Using mechanical television technology, the Columbia Broadcasting System's W2XAB (now WCBS-TV) in New York City began regular broadcasting on July 21, 1931. One of the new station's first programs, Harriet Lee, featured Columbia's popular radio singer. At the time, there were an estimated nine thousand television sets in the New York area and forty thousand nationwide. Because W2XAB was broadcasting its video on 2750 kc and audio separately on W2XE at 6120 kc in the shortwave band, the experimental station's signal could be received in nearby states beyond the New York metropolitan area, as far away as Boston and Baltimore. In Allentown, Pennsylvania, some 80 miles (130 km) distant, the local newspaper even listed W2XAB's daily program schedules, for example, as did the Ithaca Journal in upstate New York, 175 miles (282 km) northwest.
The Harriet Lee television show aired in a 15-minute evening time-slot on Wednesdays and Fridays, produced live in W2XAB's Manhattan studios. It was among the earliest entertainment programs to have aired on U.S. television on something resembling a regular basis, with at least 12 episodes being scheduled. W2XAB broadcast an early Harriett Lee episode on Wednesday, July 29, 1931, at 8:30 p.m., preceded by Tony's Scrap Book and followed by an interview. A later episode aired Wednesday September 30, 1931, at 8:00 p.m. and was the first show on the day's schedule of limited broadcasting. None of the episodes still exist, as methods to record live television were not practical until late 1947.
Films and recordings
Between 1926–1933, Lee made several recordings on the RCA Victor, Columbia, and Brunswick Records labels. Some of her recordings were solos and others were with various ensembles and bands, such as Anson Weeks and his Orchestra.
Lee also appeared in several short films during the 1930s, one of which, Rambling 'Round Radio Row #5 (1933), appears on a DVD compilation of Vitaphone short films. She also did the voice of Betty Boop in the 1931 animated film, The Bum Bandit and was the uncredited voice double for Jean Harlow in the 1933 film, Hold Your Man. In the 1940s, she sang in the film Ziegfeld Follies and was the voice double for actress Audrey Totter in Dangerous Partners. Her final film work was in 1951, which she was the voice double for Barbara Stanwyck in The Man with a Cloak.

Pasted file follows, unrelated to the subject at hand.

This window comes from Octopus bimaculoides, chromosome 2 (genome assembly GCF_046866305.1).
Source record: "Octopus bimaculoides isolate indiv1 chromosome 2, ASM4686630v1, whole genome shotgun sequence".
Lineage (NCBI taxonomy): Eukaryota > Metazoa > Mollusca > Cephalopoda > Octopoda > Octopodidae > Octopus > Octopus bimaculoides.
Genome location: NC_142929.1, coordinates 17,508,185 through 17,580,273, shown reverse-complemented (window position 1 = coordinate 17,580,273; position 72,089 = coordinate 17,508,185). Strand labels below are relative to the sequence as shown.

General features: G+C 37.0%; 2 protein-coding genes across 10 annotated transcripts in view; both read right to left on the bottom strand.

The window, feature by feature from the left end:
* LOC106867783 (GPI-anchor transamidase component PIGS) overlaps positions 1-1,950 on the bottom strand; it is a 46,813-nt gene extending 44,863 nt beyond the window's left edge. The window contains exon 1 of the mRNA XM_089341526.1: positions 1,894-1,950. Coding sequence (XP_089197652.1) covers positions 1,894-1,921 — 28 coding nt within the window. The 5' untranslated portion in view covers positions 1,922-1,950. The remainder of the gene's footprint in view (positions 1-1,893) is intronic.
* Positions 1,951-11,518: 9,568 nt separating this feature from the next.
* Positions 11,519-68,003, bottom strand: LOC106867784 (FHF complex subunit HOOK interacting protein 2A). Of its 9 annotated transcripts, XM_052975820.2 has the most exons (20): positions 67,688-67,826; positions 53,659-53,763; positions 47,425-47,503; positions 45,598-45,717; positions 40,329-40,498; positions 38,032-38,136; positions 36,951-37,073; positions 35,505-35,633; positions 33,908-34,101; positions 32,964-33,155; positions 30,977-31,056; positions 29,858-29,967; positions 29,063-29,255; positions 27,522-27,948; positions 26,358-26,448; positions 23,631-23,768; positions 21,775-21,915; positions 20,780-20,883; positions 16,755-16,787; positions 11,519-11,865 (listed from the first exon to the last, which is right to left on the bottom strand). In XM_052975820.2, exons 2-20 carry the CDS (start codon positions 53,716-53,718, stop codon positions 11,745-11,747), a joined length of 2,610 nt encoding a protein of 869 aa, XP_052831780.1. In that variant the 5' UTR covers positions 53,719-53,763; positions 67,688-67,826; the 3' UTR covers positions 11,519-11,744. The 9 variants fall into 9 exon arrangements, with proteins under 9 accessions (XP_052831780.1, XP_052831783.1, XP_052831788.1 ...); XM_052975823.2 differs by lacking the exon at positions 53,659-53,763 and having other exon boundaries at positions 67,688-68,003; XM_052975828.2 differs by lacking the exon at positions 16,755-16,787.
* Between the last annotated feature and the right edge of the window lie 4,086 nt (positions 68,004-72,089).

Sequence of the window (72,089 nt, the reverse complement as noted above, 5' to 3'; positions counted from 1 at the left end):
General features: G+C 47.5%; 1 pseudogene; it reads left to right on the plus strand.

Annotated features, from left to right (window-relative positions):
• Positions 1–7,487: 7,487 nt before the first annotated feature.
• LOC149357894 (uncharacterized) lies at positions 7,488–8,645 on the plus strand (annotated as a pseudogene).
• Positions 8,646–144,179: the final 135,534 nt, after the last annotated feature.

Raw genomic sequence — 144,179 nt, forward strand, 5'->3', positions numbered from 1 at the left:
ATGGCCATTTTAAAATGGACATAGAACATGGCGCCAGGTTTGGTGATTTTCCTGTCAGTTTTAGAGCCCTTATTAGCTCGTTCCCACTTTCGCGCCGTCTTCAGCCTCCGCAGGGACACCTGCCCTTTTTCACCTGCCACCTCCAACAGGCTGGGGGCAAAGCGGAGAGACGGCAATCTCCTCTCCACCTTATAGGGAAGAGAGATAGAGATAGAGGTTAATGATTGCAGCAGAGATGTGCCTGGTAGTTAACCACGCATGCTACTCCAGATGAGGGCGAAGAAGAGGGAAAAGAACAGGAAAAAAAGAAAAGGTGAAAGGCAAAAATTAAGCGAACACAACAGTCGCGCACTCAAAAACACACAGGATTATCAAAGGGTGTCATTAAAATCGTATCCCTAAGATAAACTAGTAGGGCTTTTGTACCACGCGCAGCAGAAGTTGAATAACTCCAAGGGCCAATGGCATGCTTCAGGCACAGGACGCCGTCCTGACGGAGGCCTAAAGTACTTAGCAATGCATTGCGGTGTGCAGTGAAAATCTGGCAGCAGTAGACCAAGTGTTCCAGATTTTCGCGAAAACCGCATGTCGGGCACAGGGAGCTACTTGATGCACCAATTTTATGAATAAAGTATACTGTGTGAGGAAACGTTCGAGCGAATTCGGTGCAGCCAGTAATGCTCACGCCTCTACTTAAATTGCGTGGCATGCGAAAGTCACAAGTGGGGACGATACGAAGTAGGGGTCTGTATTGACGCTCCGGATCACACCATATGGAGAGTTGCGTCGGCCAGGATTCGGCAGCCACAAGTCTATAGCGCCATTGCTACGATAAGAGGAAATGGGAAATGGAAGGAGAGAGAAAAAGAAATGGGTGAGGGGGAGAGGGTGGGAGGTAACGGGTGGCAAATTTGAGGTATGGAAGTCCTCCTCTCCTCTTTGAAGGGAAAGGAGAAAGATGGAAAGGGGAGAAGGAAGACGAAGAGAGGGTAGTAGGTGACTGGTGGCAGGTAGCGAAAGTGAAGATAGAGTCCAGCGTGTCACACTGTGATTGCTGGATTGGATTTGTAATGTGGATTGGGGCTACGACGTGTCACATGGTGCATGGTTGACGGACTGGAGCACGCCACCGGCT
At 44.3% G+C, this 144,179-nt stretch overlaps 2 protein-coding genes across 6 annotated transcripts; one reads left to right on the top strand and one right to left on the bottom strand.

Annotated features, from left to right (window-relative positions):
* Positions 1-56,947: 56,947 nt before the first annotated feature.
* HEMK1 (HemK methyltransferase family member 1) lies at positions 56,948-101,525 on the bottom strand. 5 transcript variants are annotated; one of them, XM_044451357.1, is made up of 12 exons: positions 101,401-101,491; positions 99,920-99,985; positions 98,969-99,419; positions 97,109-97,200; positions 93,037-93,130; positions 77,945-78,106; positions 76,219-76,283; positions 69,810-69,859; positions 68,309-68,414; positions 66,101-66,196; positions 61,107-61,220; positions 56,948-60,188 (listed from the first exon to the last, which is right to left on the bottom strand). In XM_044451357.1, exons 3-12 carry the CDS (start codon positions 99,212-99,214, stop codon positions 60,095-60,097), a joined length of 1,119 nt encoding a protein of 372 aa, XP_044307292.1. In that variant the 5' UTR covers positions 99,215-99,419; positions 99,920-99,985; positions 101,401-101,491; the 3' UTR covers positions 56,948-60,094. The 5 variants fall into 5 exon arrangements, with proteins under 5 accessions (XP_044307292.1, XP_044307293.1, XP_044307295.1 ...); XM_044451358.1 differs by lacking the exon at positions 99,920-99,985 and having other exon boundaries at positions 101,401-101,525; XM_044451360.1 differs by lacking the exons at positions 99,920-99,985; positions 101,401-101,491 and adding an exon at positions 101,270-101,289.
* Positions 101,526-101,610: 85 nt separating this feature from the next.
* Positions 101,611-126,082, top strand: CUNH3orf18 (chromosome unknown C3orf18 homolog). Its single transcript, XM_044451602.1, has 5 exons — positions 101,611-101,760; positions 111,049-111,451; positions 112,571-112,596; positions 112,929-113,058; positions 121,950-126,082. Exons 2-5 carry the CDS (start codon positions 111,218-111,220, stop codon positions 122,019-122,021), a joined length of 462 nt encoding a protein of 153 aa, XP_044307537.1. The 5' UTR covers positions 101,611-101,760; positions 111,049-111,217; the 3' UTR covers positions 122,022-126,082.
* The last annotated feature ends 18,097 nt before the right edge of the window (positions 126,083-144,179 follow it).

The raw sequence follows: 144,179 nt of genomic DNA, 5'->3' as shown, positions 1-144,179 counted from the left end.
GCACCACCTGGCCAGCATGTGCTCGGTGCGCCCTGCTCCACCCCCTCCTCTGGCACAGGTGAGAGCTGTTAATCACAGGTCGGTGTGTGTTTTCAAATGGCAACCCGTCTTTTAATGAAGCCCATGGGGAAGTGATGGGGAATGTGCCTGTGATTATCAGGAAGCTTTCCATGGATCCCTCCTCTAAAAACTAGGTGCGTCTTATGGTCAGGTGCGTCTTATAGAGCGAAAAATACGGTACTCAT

Voice teacher to the stars
In September 1936, Lee left New York for Hollywood, having received a lucrative contract as a voice teacher. She worked at Paramount Pictures and MGM in the 1930s–1940s with such Hollywood stars as Dorothy Lamour, Ava Gardner, and Rhonda Fleming. She also did music arrangements for such entertainers as French singer Jean Sablon in 1938. In December 1939, Lee wed Bill Boggess, with Dorothy Lamour as her bridesmaid. In 1940, students from Lee's own Los Angeles voice studio performed on Stage One, a Sunday afternoon radio program on KMPC. In 1946, Lee coached Esther Williams for her first singing part in the film, Easy to Wed.
On August 29, 1951, twenty years after her pioneering television program singing on New York's W2XAB, Lee returned to television in Los Angeles, making a guest singing appearance with Craig Stevens on KTTV's Open House show. The 1950s saw Lee continuing her career as a vocal coach for aspiring Hollywood stars. While making her home in Malibu Beach in 1952, she signed with Universal International Pictures as a singing teacher. In 1953, actor Tony Curtis studied voice with Lee and in 1957, Kim Novak did her own singing in the films, Pal Joey and Jeanne Eagels , after studying with Lee. By 1960, syndicated columnist Hedda Hopper was writing of Lee, "She's taught more [stars] how to sing than you could shake a stick at", mentioning Ginger Rogers and Janet Leigh. Lee continued to operate her Los Angeles voice studio for would-be singers in the 1960s.
In the 1960s–1970s, Lee worked with a number of performers on the Broadway stage. Among them were Ann Miller in Mame and Hello, Dolly!, Anne Baxter in Applause, and Gene Nelson in Follies. Besides Ginger Rogers and Ann Miller, other "Dolly's" she coached for the hit musical Hello, Dolly! and its various touring theatre versions were Eve Arden and Pamela Britton. In 1973, Lee coached Eva Gabor for her role in a touring version of another hit Broadway musical, Applause. In discussing the art of voice coaching with newspaper columnist Norton Mockridge in 1972, Lee said: "I can teach the technique of singing and I can teach a serious student how to use her speaking voice in song. But no one in the world can put a voice in someone's throat if it isn't there to begin with".
- Publicity photo release